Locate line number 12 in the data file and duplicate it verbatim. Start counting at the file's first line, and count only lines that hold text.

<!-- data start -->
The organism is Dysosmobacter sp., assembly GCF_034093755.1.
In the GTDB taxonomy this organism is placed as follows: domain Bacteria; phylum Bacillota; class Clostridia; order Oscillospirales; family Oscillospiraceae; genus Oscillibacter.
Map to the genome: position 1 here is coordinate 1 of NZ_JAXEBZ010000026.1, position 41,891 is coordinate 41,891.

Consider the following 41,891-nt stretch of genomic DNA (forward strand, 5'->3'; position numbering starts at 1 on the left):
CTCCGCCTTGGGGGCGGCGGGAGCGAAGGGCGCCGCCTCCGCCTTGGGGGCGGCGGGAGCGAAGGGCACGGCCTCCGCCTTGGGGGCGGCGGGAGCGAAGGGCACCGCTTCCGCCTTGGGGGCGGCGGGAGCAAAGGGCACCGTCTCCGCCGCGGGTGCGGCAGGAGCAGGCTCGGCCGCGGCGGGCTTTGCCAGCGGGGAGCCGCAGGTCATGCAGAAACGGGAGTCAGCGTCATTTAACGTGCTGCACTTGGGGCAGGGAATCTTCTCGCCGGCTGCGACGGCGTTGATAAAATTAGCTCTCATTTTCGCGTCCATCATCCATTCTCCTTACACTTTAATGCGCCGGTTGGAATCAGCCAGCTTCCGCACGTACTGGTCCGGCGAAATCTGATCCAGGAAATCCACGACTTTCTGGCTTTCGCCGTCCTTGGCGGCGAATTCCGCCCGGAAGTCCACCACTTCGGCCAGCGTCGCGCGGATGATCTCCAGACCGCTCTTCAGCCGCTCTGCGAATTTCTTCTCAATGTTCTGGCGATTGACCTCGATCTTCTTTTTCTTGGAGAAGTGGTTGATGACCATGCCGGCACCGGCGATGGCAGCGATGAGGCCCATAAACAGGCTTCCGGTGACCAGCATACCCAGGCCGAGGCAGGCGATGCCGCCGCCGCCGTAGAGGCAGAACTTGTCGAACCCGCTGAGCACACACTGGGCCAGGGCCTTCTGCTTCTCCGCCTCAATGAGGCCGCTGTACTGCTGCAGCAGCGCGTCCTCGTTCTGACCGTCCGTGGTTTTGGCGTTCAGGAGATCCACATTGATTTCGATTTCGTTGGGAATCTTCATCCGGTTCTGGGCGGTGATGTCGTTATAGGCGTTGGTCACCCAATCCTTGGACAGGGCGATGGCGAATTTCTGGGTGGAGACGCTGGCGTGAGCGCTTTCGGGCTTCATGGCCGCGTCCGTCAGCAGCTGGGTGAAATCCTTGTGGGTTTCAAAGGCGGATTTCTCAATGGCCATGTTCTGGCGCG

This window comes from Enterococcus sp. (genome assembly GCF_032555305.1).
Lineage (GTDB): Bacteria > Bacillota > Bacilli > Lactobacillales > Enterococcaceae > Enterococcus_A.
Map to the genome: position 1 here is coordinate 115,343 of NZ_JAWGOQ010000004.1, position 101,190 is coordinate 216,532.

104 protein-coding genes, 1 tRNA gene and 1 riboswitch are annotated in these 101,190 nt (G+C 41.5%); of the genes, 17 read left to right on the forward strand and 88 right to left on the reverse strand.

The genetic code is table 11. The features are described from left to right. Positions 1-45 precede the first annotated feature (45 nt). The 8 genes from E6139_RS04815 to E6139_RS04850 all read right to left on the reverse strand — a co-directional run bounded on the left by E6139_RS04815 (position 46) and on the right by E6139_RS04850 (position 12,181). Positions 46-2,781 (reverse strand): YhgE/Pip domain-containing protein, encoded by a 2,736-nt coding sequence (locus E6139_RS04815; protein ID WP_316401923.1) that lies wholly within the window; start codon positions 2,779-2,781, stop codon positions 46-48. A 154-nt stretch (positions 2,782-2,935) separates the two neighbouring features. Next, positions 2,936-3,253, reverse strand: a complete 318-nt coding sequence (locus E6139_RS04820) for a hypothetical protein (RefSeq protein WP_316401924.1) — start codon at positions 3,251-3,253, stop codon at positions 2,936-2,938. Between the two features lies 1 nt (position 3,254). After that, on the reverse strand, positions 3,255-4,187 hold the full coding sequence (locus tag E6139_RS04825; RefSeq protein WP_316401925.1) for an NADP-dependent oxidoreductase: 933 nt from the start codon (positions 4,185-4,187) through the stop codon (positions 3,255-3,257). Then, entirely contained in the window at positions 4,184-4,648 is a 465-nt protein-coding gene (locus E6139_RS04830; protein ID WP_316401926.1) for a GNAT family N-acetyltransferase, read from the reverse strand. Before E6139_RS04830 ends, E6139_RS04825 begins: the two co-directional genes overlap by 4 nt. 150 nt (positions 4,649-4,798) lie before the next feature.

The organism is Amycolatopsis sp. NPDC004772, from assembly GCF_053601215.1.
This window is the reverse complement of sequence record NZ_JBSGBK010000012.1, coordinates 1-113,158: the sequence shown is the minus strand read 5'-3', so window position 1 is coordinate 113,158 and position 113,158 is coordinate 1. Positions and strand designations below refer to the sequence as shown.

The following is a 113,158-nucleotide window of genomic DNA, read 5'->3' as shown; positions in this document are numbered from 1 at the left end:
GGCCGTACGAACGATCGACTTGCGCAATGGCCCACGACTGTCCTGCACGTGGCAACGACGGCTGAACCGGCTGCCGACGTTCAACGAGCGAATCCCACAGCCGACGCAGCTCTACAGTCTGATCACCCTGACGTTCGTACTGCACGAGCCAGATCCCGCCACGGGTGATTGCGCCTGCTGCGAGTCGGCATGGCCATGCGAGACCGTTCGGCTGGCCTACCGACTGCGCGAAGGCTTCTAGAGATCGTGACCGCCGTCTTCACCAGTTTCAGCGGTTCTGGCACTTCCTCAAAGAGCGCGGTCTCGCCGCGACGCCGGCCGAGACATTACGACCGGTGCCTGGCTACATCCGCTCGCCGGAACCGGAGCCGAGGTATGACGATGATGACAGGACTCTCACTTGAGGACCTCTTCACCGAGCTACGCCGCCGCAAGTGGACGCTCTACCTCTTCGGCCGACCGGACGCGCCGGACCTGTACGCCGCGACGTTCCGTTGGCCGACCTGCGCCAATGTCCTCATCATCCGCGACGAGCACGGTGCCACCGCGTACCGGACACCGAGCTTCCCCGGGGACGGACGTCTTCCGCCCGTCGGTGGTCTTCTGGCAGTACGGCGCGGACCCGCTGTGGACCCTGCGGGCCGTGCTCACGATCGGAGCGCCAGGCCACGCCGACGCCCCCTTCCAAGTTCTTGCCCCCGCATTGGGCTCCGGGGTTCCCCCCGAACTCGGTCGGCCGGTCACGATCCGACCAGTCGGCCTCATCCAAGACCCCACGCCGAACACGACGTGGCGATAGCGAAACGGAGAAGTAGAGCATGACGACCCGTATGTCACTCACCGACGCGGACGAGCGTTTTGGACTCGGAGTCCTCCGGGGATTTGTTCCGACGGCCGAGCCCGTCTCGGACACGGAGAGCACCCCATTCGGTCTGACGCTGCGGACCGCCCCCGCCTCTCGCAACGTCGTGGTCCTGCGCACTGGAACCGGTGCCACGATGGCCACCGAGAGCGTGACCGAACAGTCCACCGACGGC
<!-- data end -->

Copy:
This window is the reverse complement of sequence record NZ_JBSGBK010000012.1, coordinates 1-113,158: the sequence shown is the minus strand read 5'-3', so window position 1 is coordinate 113,158 and position 113,158 is coordinate 1. Positions and strand designations below refer to the sequence as shown.